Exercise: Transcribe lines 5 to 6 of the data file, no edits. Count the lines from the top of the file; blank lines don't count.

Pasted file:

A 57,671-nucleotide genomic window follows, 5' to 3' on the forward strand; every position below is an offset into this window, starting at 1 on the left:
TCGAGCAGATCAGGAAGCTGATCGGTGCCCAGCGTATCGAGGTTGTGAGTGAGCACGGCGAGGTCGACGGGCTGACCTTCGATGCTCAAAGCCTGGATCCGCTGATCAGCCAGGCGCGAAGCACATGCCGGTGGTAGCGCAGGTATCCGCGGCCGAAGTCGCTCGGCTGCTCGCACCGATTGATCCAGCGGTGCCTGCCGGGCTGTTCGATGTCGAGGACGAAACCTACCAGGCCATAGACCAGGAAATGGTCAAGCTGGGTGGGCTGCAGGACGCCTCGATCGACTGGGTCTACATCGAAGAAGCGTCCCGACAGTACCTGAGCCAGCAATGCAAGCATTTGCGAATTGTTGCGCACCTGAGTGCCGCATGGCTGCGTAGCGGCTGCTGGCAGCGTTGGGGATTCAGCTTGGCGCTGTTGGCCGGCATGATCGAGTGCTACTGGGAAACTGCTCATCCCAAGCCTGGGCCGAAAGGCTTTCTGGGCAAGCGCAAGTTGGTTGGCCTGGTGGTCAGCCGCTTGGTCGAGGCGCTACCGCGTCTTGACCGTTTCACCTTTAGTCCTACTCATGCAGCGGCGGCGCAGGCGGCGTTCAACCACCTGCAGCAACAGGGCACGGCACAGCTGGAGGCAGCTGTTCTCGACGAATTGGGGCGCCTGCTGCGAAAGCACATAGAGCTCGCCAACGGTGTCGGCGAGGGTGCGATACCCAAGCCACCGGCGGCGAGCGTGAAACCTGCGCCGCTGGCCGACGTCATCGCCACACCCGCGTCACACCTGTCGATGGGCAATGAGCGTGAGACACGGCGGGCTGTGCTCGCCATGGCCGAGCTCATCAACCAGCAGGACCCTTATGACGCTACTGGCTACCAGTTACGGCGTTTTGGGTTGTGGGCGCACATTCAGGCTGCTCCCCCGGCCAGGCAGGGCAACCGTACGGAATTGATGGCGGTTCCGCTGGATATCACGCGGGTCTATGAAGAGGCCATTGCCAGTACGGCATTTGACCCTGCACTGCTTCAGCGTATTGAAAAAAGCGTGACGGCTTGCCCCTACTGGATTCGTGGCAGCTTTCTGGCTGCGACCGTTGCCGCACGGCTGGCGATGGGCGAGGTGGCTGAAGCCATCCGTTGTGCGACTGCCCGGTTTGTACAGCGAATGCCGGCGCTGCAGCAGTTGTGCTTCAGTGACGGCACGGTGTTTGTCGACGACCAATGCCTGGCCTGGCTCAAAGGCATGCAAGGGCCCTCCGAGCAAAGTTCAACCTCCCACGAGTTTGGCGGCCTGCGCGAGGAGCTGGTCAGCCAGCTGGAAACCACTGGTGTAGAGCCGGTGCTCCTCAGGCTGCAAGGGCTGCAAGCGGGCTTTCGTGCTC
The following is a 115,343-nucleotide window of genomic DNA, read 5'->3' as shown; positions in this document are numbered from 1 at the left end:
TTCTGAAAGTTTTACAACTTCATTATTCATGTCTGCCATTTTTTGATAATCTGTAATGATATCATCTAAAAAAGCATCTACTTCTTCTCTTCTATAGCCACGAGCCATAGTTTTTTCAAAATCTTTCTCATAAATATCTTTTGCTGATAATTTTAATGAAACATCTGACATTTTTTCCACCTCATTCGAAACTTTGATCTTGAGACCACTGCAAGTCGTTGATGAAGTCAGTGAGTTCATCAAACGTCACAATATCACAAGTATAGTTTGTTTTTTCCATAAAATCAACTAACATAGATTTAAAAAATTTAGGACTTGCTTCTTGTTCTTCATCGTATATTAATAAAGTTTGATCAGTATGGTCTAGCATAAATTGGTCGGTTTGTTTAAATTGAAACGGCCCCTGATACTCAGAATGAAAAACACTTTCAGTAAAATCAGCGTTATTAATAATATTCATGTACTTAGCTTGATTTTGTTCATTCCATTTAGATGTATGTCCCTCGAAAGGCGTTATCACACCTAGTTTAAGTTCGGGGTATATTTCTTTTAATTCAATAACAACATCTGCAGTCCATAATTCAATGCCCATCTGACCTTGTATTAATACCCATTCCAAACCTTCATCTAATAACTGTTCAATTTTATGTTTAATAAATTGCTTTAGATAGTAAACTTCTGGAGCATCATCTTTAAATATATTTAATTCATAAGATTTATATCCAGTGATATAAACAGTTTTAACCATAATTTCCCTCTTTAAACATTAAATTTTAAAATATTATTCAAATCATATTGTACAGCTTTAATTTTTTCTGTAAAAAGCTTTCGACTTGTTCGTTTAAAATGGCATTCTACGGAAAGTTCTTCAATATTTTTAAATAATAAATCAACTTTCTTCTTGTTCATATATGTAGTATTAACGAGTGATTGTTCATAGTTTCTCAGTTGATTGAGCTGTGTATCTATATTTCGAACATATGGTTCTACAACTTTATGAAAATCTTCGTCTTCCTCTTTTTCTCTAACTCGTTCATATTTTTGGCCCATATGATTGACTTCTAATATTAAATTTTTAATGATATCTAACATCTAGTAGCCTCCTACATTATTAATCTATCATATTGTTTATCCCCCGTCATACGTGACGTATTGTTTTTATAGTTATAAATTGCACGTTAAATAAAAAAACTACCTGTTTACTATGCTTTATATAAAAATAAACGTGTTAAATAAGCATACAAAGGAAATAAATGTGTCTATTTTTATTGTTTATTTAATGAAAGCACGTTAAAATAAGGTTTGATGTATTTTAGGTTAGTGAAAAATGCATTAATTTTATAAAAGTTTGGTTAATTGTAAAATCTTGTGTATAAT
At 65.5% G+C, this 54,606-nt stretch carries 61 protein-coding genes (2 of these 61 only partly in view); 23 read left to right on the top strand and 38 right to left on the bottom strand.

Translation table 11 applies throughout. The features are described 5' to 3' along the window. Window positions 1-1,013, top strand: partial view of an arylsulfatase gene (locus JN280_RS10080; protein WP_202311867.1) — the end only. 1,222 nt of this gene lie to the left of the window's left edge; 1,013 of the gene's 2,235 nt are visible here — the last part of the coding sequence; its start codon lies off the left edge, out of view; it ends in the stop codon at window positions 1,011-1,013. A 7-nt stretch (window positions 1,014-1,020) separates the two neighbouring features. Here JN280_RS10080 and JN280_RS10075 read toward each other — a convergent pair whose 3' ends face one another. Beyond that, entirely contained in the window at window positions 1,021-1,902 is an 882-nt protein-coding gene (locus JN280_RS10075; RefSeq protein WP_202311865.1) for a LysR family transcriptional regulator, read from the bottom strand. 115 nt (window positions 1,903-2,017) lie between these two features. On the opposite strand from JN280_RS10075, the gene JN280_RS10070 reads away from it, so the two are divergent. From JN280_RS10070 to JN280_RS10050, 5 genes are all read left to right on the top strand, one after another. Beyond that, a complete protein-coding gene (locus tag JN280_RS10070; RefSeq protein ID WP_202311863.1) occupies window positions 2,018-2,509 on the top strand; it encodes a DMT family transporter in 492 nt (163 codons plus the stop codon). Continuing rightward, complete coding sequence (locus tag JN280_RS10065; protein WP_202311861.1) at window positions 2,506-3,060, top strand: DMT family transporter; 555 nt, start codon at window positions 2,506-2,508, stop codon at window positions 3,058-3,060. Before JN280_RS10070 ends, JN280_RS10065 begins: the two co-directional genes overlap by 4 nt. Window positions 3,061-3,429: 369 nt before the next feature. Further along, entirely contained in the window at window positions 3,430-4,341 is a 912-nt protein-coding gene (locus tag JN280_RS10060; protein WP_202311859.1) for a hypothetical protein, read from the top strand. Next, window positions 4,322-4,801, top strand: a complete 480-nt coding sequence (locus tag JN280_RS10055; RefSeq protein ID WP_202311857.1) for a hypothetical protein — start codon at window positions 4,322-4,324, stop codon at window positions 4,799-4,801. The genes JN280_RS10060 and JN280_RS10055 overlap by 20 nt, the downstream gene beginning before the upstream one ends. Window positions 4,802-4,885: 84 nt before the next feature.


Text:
At 65.5% G+C, this 54,606-nt stretch carries 61 protein-coding genes (2 of these 61 only partly in view); 23 read left to right on the top strand and 38 right to left on the bottom strand.

Translation table 11 applies throughout. The features are described 5' to 3' along the window. Window positions 1-1,013, top strand: partial view of an arylsulfatase gene (locus JN280_RS10080; protein WP_202311867.1) — the end only. 1,222 nt of this gene lie to the left of the window's left edge; 1,013 of the gene's 2,235 nt are visible here — the last part of the coding sequence; its start codon lies off the left edge, out of view; it ends in the stop codon at window positions 1,011-1,013. A 7-nt stretch (window positions 1,014-1,020) separates the two neighbouring features. Here JN280_RS10080 and JN280_RS10075 read toward each other — a convergent pair whose 3' ends face one another. Beyond that, entirely contained in the window at window positions 1,021-1,902 is an 882-nt protein-coding gene (locus JN280_RS10075; RefSeq protein WP_202311865.1) for a LysR family transcriptional regulator, read from the bottom strand. 115 nt (window positions 1,903-2,017) lie between these two features. On the opposite strand from JN280_RS10075, the gene JN280_RS10070 reads away from it, so the two are divergent. From JN280_RS10070 to JN280_RS10050, 5 genes are all read left to right on the top strand, one after another. Beyond that, a complete protein-coding gene (locus tag JN280_RS10070; RefSeq protein ID WP_202311863.1) occupies window positions 2,018-2,509 on the top strand; it encodes a DMT family transporter in 492 nt (163 codons plus the stop codon). Continuing rightward, complete coding sequence (locus tag JN280_RS10065; protein WP_202311861.1) at window positions 2,506-3,060, top strand: DMT family transporter; 555 nt, start codon at window positions 2,506-2,508, stop codon at window positions 3,058-3,060. Before JN280_RS10070 ends, JN280_RS10065 begins: the two co-directional genes overlap by 4 nt. Window positions 3,061-3,429: 369 nt before the next feature. Further along, entirely contained in the window at window positions 3,430-4,341 is a 912-nt protein-coding gene (locus tag JN280_RS10060; protein WP_202311859.1) for a hypothetical protein, read from the top strand. Next, window positions 4,322-4,801, top strand: a complete 480-nt coding sequence (locus tag JN280_RS10055; RefSeq protein ID WP_202311857.1) for a hypothetical protein — start codon at window positions 4,322-4,324, stop codon at window positions 4,799-4,801. The genes JN280_RS10060 and JN280_RS10055 overlap by 20 nt, the downstream gene beginning before the upstream one ends. Window positions 4,802-4,885: 84 nt before the next feature.